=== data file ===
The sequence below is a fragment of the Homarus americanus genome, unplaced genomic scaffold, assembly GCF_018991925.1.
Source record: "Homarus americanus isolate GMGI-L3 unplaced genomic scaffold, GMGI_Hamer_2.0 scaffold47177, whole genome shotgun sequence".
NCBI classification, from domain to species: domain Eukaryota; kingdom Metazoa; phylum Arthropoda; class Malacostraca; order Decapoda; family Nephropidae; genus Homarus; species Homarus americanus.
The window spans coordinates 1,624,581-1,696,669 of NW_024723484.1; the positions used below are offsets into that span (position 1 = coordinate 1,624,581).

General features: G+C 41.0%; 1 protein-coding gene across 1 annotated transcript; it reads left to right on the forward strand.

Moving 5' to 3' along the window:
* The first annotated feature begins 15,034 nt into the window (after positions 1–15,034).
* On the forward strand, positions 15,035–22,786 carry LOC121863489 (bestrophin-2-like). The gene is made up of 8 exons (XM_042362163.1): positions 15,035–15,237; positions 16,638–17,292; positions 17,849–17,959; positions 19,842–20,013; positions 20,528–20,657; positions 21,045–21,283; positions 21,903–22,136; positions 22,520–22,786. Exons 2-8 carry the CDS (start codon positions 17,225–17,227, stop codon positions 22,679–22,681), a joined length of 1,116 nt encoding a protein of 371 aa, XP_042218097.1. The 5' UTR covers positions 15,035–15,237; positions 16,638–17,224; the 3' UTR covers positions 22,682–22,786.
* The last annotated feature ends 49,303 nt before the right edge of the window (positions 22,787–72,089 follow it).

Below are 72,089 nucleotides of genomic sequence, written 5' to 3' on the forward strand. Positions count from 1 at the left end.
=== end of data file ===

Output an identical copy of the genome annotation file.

The sequence below is a fragment of the Homarus americanus genome, unplaced genomic scaffold, assembly GCF_018991925.1.
Source record: "Homarus americanus isolate GMGI-L3 unplaced genomic scaffold, GMGI_Hamer_2.0 scaffold47177, whole genome shotgun sequence".
NCBI classification, from domain to species: domain Eukaryota; kingdom Metazoa; phylum Arthropoda; class Malacostraca; order Decapoda; family Nephropidae; genus Homarus; species Homarus americanus.
The window spans coordinates 1,624,581-1,696,669 of NW_024723484.1; the positions used below are offsets into that span (position 1 = coordinate 1,624,581).

General features: G+C 41.0%; 1 protein-coding gene across 1 annotated transcript; it reads left to right on the forward strand.

Moving 5' to 3' along the window:
* The first annotated feature begins 15,034 nt into the window (after positions 1–15,034).
* On the forward strand, positions 15,035–22,786 carry LOC121863489 (bestrophin-2-like). The gene is made up of 8 exons (XM_042362163.1): positions 15,035–15,237; positions 16,638–17,292; positions 17,849–17,959; positions 19,842–20,013; positions 20,528–20,657; positions 21,045–21,283; positions 21,903–22,136; positions 22,520–22,786. Exons 2-8 carry the CDS (start codon positions 17,225–17,227, stop codon positions 22,679–22,681), a joined length of 1,116 nt encoding a protein of 371 aa, XP_042218097.1. The 5' UTR covers positions 15,035–15,237; positions 16,638–17,224; the 3' UTR covers positions 22,682–22,786.
* The last annotated feature ends 49,303 nt before the right edge of the window (positions 22,787–72,089 follow it).

Below are 72,089 nucleotides of genomic sequence, written 5' to 3' on the forward strand. Positions count from 1 at the left end.